As the deadline approaches for the Sunderland Book Project, it feels like Christmas as parcels and packages arrive daily in the post. I was lucky enough to meet up with two established printmakers from the North East of England, Jacqueline Quinn and Michelle Wood, who have both contributed work to The Sunderland Book Project.
Michelle Wood’s book focuses on the seafaring tradition of Sunderland, and uses imagery relating to its industrial heritage, including shipbuilding, glass and pottery works. Lithographs are combined with digital prints; the hand-produced prints were made using the facilities of Northern Print.
As a printmaker and bookbinder,Michelle was keen to use her summer break from teaching to make some of her own work. This project provided an impetus and focus for that. She once worked as an economic geographer and was drawn to the industrial heritage of Sunderland and wanted to map some of the city’s earlier industries. Michelle made a research visit to the city, calling at The Winter Gardens, the Monkwearmouth Station Museum and the National Glass Centre for information and ideas. making notes and taking photos throughout the day. These form the basis for the book.
Jacqueline Quinn is a painter and printmaker living near the mouth of the Tyne, but has worked in Sunderland, driving to the city in the early morning light and leaving as the sun was setting.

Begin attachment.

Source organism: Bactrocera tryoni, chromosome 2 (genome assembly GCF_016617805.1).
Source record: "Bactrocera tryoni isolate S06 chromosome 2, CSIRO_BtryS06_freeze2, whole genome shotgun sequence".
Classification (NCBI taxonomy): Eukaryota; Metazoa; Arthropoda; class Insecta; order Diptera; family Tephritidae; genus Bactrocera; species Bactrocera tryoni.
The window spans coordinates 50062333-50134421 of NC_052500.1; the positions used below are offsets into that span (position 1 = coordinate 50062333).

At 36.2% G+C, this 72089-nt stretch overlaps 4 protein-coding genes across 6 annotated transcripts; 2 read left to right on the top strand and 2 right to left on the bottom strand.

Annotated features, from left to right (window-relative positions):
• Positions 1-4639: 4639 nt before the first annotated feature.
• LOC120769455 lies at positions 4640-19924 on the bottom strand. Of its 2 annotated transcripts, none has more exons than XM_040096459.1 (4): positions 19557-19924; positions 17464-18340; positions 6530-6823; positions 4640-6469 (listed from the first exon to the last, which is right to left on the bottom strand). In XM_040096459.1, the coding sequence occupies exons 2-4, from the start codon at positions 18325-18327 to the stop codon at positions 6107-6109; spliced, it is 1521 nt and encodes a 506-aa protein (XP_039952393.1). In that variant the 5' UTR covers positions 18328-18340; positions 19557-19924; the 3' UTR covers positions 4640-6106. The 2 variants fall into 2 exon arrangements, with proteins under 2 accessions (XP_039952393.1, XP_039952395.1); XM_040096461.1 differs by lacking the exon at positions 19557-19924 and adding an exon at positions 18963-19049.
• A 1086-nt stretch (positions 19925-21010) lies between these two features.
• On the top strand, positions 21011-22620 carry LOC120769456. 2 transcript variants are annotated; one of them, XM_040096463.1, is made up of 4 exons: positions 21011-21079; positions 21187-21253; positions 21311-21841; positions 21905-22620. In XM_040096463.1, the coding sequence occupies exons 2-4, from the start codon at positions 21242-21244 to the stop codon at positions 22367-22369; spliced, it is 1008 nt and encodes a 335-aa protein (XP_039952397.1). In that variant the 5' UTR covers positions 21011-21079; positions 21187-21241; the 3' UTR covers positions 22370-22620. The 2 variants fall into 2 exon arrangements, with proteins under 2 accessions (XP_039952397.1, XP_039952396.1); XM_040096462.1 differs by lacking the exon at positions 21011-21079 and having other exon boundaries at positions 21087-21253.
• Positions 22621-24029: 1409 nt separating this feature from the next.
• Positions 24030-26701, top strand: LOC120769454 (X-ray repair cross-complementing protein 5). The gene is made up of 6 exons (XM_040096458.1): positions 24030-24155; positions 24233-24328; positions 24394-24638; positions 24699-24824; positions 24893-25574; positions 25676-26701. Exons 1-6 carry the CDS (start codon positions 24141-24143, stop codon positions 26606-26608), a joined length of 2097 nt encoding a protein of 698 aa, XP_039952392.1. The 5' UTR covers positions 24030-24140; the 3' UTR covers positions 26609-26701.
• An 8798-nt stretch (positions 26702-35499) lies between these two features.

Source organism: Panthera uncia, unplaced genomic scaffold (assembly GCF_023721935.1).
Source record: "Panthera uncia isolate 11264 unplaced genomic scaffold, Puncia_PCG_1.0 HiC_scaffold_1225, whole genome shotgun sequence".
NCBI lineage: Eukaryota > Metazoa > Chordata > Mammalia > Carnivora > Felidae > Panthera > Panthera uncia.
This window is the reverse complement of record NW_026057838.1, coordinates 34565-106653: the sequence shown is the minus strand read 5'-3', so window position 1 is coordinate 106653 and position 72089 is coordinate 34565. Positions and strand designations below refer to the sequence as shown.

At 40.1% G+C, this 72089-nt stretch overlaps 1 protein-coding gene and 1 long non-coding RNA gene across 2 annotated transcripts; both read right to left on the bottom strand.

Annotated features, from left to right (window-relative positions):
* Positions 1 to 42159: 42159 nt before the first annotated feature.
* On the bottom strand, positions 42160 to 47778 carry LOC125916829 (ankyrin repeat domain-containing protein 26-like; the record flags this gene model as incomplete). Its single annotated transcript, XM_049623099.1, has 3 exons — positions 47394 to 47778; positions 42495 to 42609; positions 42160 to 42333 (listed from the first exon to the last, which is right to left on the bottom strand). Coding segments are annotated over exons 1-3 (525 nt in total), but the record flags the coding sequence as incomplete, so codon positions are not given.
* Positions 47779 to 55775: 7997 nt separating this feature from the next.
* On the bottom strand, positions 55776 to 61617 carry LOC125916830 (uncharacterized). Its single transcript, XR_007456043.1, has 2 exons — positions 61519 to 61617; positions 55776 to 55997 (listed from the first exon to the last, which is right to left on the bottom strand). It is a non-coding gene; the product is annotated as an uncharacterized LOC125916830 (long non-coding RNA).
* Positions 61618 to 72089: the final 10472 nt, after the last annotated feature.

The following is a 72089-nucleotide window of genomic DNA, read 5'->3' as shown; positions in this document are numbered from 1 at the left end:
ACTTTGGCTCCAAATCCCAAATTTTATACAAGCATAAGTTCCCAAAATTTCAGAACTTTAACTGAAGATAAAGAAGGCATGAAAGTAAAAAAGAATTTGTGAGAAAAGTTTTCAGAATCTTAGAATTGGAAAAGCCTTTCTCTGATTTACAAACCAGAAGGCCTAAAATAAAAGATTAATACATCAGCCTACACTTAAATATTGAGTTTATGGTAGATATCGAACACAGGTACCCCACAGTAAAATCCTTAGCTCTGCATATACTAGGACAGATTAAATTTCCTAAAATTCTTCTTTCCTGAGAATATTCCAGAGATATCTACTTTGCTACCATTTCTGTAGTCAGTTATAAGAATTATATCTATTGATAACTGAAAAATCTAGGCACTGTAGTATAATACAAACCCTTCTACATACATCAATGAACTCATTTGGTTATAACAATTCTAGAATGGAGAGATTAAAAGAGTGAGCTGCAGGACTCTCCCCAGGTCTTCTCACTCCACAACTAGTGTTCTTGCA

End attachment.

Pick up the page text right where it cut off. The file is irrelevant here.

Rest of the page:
For The Sunderland Book Project, Jacqueline has created a tasseled origami box made on monoprinted zerkall paper. Inside the box is a concertinaed artist’s book with individual prints.
Helen McCookerybook studied foundation in Art at Sunderland Polytechnic in the 1970’s, then printmaking at Brighton before joining a punk band!
‘Sing a Song of Sunderland’ is beautifully presented on vellum papers and hand bound.
Diana Isa Vallini lives and works in Legnago, Verona, Italy. She completed humanistic studies at the Institute of St. Vincent in Ferrara, and artistic studies at the Art Institute of M. Callas Castelmassa (Ro). She experiments with her art and constantly renews her expressive choices in constant dialectic with contemporary art.
Nell’eseguire il presente libro d’artista “Il Veliero di Sunderland” mi sono ispirata all’Oceano, fonte inesauribile di emozioni.
Un tuffo tra presente e passato alla scoperta di Beecroft, nave eretta nel centiere T.R. Oswald di Sunderland nel 1875 e acquistata dall’armatore italiano Repetto di Camogli.
Una vicenda avventurosa, tortuosa, ponte tra Sunderland e la mia nazione, l’Italia.
Sul vascello fantasma
navigano i pensieri
con vele dorate
sopra un oceano
evaporato da millenni
tracciato sullo sfondo di carta
un vento fatto di parole
spazza il cielo
e porta con sé l’ultimo gabbiano
mentre il sole
se sorgere o tramontare.
On the ghost ship
navigate my thoughts
with golden sails
on an ocean
that has been evaporated for millenniums
they scan the horizon
sketched on a paper background
a wind of words cleans the sky
and it takes with it the last seagull
while the sun stands still wavering
rising or setting.
”Performing this artist book “The Sunderland Vessel” I was inspired by the ocean, inexhaustible source of emotions.
A plunge between present and past to discover Beecroft, a ship built at the T. R. Oswald’s construction site in 1875 and bought by the italian shipowner Repetto di Camogli.
An adventurous, tortuous event, a bridge between Sunderland and my nation, Italy.”
A view on Sunderland by Marina Chiocchetta.